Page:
Successful Innovators need to have a mix of technical and behavioral competences that help them to understand and manage complexity, this by leading a pool of resources formally or informally assigned.

Innovators need to have a strong vision about what their team will achieve; their vision needs to be “contagious”. It is by facilitating team members in instancing their vision that successful Innovators elicit in them a stronger sense of affiliation to the project, making all the team participating and articulating a strategy.

Succeeding in a “temporary environment” also requires:

Continuous tuning of responsibility, performance, expectation and goals

Strong communication skills

Intrinsic coherence between words and actions (integrity)

Sincere enthusiasm that leads to optimistic and positive attitude even in crisis

Institutions like the Medici group have engineered frameworks and methodologies to define and to evolve new innovator skills by enabling a proper creative environment around diversity and competence.

Variety is an asset, when coupled to collaboration.

A true collaborative environment elicits innovation. Innovators are specialists brought in a group to solve a difficult or urgent problem. Like in a SWAT, seniority is one aspect of the specialization, nothing more. In an innovation team, each member is “key” bringing openly her expertise, knowing that her contribution will be crucial in a specific moment of the journey.

Scratching the surface, wide network, time management and a good dose of resilience are 3 specific skills and qualities that promote Innovators as persisting “assets” to business change:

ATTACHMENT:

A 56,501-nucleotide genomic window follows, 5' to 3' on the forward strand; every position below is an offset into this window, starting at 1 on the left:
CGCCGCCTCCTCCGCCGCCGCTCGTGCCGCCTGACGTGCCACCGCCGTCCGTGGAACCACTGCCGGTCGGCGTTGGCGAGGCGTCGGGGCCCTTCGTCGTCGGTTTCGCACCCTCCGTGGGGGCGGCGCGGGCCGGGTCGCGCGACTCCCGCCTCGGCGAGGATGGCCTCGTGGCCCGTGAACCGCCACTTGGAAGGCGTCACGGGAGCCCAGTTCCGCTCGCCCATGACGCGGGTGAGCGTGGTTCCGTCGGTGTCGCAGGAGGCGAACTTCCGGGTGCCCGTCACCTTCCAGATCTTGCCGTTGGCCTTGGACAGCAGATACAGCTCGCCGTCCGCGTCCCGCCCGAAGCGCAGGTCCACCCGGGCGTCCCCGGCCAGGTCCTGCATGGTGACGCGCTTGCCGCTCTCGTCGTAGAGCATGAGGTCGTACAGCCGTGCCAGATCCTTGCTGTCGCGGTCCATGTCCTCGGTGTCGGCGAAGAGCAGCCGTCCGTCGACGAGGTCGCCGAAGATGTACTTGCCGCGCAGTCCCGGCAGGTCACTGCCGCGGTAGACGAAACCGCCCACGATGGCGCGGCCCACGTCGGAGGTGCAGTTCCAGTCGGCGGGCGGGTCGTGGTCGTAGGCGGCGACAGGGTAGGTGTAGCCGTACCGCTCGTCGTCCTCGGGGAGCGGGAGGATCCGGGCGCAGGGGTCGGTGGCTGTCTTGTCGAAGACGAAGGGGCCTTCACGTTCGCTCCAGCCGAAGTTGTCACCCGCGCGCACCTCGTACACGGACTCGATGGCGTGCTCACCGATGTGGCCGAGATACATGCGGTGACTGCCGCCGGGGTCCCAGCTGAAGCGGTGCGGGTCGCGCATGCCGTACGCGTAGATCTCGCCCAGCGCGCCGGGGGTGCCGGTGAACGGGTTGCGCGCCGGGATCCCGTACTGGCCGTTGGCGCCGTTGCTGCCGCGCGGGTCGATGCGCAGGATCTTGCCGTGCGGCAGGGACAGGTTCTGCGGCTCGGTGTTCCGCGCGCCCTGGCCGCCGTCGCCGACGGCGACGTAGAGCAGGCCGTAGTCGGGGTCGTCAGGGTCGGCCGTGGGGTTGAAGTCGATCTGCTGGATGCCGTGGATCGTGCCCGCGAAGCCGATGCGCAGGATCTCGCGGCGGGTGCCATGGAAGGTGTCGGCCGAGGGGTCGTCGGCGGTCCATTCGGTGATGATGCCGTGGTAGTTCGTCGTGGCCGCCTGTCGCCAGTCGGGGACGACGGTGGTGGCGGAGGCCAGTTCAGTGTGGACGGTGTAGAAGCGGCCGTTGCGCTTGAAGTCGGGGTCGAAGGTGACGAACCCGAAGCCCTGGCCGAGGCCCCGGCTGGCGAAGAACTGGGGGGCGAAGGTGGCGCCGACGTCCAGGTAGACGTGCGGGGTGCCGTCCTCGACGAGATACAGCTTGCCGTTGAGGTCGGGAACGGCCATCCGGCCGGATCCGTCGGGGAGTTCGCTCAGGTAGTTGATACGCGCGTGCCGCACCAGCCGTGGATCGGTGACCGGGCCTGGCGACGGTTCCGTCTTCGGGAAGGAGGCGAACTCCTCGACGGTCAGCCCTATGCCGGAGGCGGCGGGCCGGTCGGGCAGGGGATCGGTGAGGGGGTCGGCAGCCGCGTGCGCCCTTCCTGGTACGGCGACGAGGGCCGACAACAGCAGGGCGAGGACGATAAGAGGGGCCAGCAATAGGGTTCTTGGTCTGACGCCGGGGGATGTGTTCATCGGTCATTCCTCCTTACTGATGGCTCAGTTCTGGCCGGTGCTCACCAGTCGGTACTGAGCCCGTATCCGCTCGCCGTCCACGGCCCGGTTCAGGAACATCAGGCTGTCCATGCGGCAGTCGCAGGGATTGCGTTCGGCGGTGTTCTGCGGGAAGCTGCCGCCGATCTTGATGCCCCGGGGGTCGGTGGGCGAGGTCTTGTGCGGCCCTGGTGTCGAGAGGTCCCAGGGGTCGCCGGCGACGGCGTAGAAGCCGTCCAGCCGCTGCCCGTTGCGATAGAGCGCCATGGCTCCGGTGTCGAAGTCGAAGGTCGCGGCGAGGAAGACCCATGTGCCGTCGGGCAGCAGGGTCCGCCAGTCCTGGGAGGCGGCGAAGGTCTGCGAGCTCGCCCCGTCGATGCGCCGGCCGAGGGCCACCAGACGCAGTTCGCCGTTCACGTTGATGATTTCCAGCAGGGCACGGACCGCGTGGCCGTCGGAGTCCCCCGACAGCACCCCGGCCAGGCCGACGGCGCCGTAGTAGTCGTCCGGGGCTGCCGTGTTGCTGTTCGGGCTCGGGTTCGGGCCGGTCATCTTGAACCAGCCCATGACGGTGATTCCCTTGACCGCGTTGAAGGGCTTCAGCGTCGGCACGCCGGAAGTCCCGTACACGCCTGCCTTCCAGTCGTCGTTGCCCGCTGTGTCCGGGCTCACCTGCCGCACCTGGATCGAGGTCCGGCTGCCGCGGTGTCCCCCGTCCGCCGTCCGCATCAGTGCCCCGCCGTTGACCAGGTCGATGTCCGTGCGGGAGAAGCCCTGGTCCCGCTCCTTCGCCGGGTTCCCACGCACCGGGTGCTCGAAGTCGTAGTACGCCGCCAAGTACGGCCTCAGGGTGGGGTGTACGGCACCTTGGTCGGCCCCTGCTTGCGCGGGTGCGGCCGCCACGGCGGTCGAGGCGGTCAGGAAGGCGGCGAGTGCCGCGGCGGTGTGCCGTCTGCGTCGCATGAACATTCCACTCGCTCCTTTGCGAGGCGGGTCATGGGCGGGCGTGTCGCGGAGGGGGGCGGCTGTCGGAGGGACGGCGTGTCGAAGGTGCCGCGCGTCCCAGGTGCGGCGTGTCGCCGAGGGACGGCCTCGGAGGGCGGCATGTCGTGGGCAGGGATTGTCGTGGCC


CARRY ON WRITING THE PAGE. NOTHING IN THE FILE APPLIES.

1. Flat hierarchy, wide Network

To empower the network, innovators require the ability to choose tasks that can be delegated; Innovation team needs to work under a pure spirit of service, promoting bottom up top down and horizontal delegation, as the power of the team does extend the the network of each member. Each associate needs to have clear what achievements can come outside of the team (from the “network”) and how much and what type of control is needed (problem solving and team building).

The power of a network is in the distributed control, so innovation leaders should not centralize information.

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Photo by Alina Grubnyak on Unsplash

Considering the boom of social networks first, the new generation of office communication tools, and now the “new normal”, it is accepted that private and professional networks contribute to create value to organizations. To leverage their relationship to the next level and to create advantages on competitors, Innovators need to have and to promote a positive attitude toward establishing new connections and leveraging old ones. Mostly a natural talent, indeed it is possible to develop it with adequate training.

In other words, the old idea of an “isolated lab”, where ideas are forged until patented, is gone: successful innovators can no longer work in isolation within the team and their creative journey evolve around internal and external factors, not always depending from technical aspects.

Having business boundaries constantly changing, innovative organizations have to count on their “key innovators” to succeed in their programs and as well to represent their core values.

2. Managing time: the right sense of urgency